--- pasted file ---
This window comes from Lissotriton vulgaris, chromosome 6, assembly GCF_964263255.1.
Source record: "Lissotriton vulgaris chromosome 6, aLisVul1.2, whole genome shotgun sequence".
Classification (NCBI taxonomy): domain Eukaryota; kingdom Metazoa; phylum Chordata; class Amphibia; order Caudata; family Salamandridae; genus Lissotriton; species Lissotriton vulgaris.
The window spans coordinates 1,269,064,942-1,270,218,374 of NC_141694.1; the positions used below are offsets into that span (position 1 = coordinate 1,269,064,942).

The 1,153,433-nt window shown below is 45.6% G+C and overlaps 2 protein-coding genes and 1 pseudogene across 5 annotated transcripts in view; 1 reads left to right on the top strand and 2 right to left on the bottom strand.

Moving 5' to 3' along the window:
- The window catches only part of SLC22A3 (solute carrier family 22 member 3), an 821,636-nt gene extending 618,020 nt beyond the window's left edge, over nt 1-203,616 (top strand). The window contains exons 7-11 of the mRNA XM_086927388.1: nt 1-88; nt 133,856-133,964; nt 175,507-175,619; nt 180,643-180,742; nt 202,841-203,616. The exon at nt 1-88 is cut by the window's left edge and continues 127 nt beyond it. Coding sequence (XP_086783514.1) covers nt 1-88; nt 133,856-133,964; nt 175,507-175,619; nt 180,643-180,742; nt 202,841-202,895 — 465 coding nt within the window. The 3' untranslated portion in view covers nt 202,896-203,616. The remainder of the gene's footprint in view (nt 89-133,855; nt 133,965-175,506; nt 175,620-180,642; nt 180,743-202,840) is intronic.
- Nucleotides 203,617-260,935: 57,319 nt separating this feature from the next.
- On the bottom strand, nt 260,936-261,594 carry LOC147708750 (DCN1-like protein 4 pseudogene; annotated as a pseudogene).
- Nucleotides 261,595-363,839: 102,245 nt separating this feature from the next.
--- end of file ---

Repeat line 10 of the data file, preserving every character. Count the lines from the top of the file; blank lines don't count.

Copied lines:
- Nucleotides 261,595-363,839: 102,245 nt separating this feature from the next.